Tuesday, July 13, 2010

It's official: T. rex to be renamed

It's been looming in the background for some time, unbeknownst to the great unwashed masses. It's been an open secret among paleontologists and science enthusiasts, a dirty truth none would dare speak in public. That most famous of dinosaurs, a veritable symbol of nature's majesty and the wonders of the ancient world, was given the wrong name.

Tyrannosaurus rex is no more. Get used to saying Pseudodichotomasaurus inanis.

Just kidding. But it would be a fitting name for the tyrant king, with silly passages like this popping up in the media:
Tooth marks found on the humerus of a plant-eating dinosaur found in Mongolia have revealed that Tyrannosaurs were actually scavengers and not predators, as is widely believed [emphasis mine].
Ugh, DNA India. Is this the only way to lead this story? Are stark black-and-white dichotomies the only way to make nature interesting? Another meme that will not die. It makes you wonder if griping on blogs may not be the best way to affect change in the world.

Anyway, this is actually a cool story. It doesn't deal with T. rex itself, but with its fellow pseudodichotomasaur from Asia, Tarbosaurus. Paleontologists Dave Hone and Mahito Watabe recently published a study in Acta Palaeontologica Polonica which analyzed bite marks on the humerus of a remarkably well preserved skeleton of a hadrosaur called Saurolophus. Based on the spacing of the teeth and the strength of some of the bites, it was clear that Tarbosaurus, was the most likely suspect, as it was the only large tyrannosaur known from the area and time. This is one of those rare fossils that has a a story to tell beyond the structure of the animal itself.

Based on the lack of damage to the rest of the skeleton, the scientists determined that what had probably happened was that the Saurolophus was quickly buried after death, and when our fortunate Tarbosaurus happened across the carcass, all that was accessible was the left arm. The distinct patterns of tooth marks indicate that the Tarbosaurus bit into the ends of the bone, as well as delicately scraping at whatever meat was left on the middle portion. This clearly indicates scavenging behavior, as this is hardly the choicest cut on the animal, and had it been a fresh kill, the legs, ribs, and other spots containing nice hunks of meat would certainly show evidence of predation.

Feeding strategy one: scraping. By Matt Van Rooijen, used with his permission.

Feeding strategy two: biting and dragging. By Matt Van Rooijen, used with his permission.

Especially interesting here is that a large tyrannosaur like Tarbosaurus was quite capable of delivering a bite that could crush bone, and tyrannosaurs have been found with substantial amounts of crushed bone in their guts. This Tarbosaurus, however, shows that the teeth of the front of the jaw could be used with some finesse, as a kind of comb to remove muscle from flat surfaces of bone. Combined with the deeper bites and drag marks at the bone's ends - which Hone and Watabe believe may have been used to remove cartilage or dissemble the bones at the joints - the overall picture is of a giant theropod with a surgeon's touch. Then as now, predators employ various methods to get the sustenance they need in varying conditions.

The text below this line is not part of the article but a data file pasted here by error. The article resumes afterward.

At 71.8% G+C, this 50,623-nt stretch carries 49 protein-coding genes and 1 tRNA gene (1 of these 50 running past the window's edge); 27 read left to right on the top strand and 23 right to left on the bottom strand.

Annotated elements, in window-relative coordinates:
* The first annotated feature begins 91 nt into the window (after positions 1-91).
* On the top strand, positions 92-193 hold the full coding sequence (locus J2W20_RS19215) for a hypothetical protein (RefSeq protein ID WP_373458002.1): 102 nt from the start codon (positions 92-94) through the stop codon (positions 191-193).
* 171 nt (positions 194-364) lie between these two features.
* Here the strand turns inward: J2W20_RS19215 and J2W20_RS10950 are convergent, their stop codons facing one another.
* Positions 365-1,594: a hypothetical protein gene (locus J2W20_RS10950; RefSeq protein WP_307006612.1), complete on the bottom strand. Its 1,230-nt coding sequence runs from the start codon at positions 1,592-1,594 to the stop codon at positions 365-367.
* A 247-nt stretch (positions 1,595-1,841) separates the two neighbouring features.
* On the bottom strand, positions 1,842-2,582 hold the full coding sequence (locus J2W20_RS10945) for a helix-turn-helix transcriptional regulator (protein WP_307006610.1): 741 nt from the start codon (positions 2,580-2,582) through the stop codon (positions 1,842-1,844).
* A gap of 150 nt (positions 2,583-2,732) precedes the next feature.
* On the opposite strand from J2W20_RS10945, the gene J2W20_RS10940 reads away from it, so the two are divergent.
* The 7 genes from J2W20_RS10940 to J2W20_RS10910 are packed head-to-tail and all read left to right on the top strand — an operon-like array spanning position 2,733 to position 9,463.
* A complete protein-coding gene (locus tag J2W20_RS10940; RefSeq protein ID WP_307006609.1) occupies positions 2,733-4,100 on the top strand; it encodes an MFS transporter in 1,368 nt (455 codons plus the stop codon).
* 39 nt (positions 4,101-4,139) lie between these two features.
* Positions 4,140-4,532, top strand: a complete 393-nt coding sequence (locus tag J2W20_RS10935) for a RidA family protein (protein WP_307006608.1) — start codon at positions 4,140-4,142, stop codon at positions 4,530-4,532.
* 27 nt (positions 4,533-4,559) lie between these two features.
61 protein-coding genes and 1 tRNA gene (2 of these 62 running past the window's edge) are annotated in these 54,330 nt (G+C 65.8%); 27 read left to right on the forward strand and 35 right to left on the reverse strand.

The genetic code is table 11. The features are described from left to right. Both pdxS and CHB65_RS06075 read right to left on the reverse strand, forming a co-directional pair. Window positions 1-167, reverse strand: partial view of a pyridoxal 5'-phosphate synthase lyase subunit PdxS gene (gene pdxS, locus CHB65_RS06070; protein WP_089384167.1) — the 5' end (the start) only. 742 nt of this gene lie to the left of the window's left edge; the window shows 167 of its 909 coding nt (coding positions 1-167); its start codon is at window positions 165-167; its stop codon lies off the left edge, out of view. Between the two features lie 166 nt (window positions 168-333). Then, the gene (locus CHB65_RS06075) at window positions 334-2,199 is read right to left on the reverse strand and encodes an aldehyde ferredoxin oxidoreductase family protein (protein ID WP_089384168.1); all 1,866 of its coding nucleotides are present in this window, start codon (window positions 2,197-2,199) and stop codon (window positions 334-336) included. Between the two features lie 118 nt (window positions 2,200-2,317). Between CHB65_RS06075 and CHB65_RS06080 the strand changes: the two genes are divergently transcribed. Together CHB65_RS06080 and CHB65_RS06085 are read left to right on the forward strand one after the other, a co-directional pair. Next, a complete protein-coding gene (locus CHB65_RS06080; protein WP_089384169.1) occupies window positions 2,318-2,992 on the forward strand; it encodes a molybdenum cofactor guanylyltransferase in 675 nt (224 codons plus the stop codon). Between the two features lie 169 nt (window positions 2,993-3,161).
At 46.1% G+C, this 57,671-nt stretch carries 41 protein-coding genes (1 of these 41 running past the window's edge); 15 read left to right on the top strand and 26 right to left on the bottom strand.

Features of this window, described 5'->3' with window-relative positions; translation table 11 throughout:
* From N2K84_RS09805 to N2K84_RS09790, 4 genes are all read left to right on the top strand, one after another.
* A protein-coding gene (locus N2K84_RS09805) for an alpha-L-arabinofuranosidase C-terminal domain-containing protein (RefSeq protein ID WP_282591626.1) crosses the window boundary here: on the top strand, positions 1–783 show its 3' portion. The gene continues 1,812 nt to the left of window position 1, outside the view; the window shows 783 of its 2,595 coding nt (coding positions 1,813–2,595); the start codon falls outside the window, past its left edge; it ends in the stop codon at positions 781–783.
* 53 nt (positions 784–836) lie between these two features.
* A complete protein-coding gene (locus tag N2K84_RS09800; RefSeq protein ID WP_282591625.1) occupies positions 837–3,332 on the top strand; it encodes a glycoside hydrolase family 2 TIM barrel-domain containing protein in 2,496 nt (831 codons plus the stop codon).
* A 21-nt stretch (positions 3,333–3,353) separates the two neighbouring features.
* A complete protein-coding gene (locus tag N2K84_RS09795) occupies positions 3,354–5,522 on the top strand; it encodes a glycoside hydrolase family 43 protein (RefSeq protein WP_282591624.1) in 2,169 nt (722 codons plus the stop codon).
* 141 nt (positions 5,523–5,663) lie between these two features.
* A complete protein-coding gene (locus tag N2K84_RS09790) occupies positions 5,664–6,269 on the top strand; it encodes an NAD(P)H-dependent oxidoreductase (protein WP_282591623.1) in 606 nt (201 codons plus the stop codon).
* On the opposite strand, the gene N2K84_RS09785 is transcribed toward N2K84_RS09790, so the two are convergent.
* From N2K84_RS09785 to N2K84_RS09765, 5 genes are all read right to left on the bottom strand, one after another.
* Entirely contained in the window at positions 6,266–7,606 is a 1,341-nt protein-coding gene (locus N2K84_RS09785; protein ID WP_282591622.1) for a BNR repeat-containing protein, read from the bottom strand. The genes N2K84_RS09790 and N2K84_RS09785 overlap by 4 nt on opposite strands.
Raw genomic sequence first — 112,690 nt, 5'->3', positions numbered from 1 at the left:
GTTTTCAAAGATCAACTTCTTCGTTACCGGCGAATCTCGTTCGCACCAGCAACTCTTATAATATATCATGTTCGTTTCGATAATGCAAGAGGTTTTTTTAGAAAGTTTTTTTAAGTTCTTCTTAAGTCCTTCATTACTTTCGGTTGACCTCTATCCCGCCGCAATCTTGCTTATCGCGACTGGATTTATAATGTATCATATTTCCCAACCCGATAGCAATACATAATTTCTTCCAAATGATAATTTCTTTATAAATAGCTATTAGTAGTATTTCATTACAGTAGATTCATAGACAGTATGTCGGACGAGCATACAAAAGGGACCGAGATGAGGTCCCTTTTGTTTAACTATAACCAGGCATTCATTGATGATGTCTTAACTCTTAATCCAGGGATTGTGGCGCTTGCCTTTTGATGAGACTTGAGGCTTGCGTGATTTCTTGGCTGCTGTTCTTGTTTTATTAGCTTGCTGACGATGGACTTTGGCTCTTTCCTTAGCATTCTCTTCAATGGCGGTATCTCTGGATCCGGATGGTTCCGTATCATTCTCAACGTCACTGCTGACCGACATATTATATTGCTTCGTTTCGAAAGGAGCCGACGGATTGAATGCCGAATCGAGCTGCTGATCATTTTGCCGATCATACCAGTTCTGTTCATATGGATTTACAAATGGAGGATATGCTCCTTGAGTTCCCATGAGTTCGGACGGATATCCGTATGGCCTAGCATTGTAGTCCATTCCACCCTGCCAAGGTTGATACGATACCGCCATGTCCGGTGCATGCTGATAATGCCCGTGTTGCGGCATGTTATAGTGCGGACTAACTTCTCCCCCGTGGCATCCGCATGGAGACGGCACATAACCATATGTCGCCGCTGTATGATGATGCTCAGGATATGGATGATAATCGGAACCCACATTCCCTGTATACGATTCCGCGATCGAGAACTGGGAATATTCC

"The argument over ‘was Tyrannosaurus (or big tyrannosaurs) a predator or scavenger’ has been going on for far too long and is, I think, not only dull, but largely pointless. It rather assumes that they were one or the other, when pretty much no carnivore is, what they are, is both," Hone writes, setting things straight as usual at Archosaur Musings.

More: Matt Van Rooijen's post about his Tarbosaurus reconstructions, LiveScience.

UPDATE 7-14-10: Fixed some of the wording of the opening based on a comment left by Jay below. I love me some constructive criticism!


  1. I hope I never lose my sense of amazement that we can reconstruct a (in this case literal) slice of life such as this from over 65 million years ago. A carnovore comes across a free snack and takes a bite, and today we are able to reconstruct and reimagine the scene based on actual physical evidence that was left behind.

    As far as the, admittedly pointless, false dichotomy goes, where evolution is concerned design is destiny. Why evolve such huge versions of the tyrannosaur template (which we now know covers a wide variety of sizes), if your primary means of survival is trying to subsist on the scraps left behind by the primary hunters?

  2. The black and white view of anything tends to lead away from the truth.... it's a pity it also leads to people who want a highly defined world buying papers, watching a news broadcast or clicking a link.
    I did do a picture of what didn't happen on my blog, though I took the opposite inference based on what was more fun to draw!

  3. Scott - Agreed, big tyrannosaurs were definitely top carnivores and while they probably had the occasional giant carcass to scavenge, they probably had a hand in creating some of those carcasses themselves. Personally, I have plenty of respect for scavengers. Another of my favorite birds is the Turkey Vulture. I've been known to watch them eating roadkill from time to time...

    Matt - Love that little drawing in your post - thanks for including it, even though you didn't have to.

  4. "Or so you'd think..."

    So, then they're not really re-naming T-Rex? The headline is confusing.

  5. No, it's a parody. Pseudodichotomasaurus = "false dichotomy lizard." Just a jab at sensationalistic media stories about this subject.

  6. But you're right, that wording isn't the best. I took another stab at it. I think it makes it loads clearer what I was trying to do with the title.

  7. I, too, was worried upon first reading the title that it meant Manospondylus Gigas would be rearing its huge, ugly head.


Trolls get baleted.

Note: Only a member of this blog may post a comment.